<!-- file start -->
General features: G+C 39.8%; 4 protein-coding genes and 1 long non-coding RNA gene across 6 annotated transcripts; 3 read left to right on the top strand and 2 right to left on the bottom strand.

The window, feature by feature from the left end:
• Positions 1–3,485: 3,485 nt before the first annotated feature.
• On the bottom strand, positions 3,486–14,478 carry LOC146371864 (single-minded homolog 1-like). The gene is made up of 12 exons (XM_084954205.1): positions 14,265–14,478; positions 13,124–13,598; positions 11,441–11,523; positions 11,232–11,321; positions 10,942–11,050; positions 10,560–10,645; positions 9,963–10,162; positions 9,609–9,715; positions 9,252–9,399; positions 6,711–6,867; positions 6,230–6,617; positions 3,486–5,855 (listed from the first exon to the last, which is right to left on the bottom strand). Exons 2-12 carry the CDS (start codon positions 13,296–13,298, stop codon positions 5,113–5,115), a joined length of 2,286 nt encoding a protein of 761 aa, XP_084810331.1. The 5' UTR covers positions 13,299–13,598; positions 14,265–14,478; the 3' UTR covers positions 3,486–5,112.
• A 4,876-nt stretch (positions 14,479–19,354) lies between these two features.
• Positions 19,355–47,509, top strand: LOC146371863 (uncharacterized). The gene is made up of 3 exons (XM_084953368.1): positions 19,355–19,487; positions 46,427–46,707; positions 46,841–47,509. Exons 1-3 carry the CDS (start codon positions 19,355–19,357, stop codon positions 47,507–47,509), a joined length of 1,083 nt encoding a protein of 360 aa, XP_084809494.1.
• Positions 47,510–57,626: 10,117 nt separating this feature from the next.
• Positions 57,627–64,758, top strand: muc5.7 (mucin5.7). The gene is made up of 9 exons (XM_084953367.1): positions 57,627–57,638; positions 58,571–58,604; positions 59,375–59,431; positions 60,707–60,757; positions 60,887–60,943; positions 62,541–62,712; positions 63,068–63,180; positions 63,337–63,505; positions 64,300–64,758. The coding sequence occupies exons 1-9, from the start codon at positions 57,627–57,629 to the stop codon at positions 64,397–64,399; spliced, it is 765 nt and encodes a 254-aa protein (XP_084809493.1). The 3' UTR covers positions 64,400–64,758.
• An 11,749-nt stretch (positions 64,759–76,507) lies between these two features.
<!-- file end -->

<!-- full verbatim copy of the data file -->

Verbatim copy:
General features: G+C 39.8%; 4 protein-coding genes and 1 long non-coding RNA gene across 6 annotated transcripts; 3 read left to right on the top strand and 2 right to left on the bottom strand.

The window, feature by feature from the left end:
• Positions 1–3,485: 3,485 nt before the first annotated feature.
• On the bottom strand, positions 3,486–14,478 carry LOC146371864 (single-minded homolog 1-like). The gene is made up of 12 exons (XM_084954205.1): positions 14,265–14,478; positions 13,124–13,598; positions 11,441–11,523; positions 11,232–11,321; positions 10,942–11,050; positions 10,560–10,645; positions 9,963–10,162; positions 9,609–9,715; positions 9,252–9,399; positions 6,711–6,867; positions 6,230–6,617; positions 3,486–5,855 (listed from the first exon to the last, which is right to left on the bottom strand). Exons 2-12 carry the CDS (start codon positions 13,296–13,298, stop codon positions 5,113–5,115), a joined length of 2,286 nt encoding a protein of 761 aa, XP_084810331.1. The 5' UTR covers positions 13,299–13,598; positions 14,265–14,478; the 3' UTR covers positions 3,486–5,112.
• A 4,876-nt stretch (positions 14,479–19,354) lies between these two features.
• Positions 19,355–47,509, top strand: LOC146371863 (uncharacterized). The gene is made up of 3 exons (XM_084953368.1): positions 19,355–19,487; positions 46,427–46,707; positions 46,841–47,509. Exons 1-3 carry the CDS (start codon positions 19,355–19,357, stop codon positions 47,507–47,509), a joined length of 1,083 nt encoding a protein of 360 aa, XP_084809494.1.
• Positions 47,510–57,626: 10,117 nt separating this feature from the next.
• Positions 57,627–64,758, top strand: muc5.7 (mucin5.7). The gene is made up of 9 exons (XM_084953367.1): positions 57,627–57,638; positions 58,571–58,604; positions 59,375–59,431; positions 60,707–60,757; positions 60,887–60,943; positions 62,541–62,712; positions 63,068–63,180; positions 63,337–63,505; positions 64,300–64,758. The coding sequence occupies exons 1-9, from the start codon at positions 57,627–57,629 to the stop codon at positions 64,397–64,399; spliced, it is 765 nt and encodes a 254-aa protein (XP_084809493.1). The 3' UTR covers positions 64,400–64,758.
• An 11,749-nt stretch (positions 64,759–76,507) lies between these two features.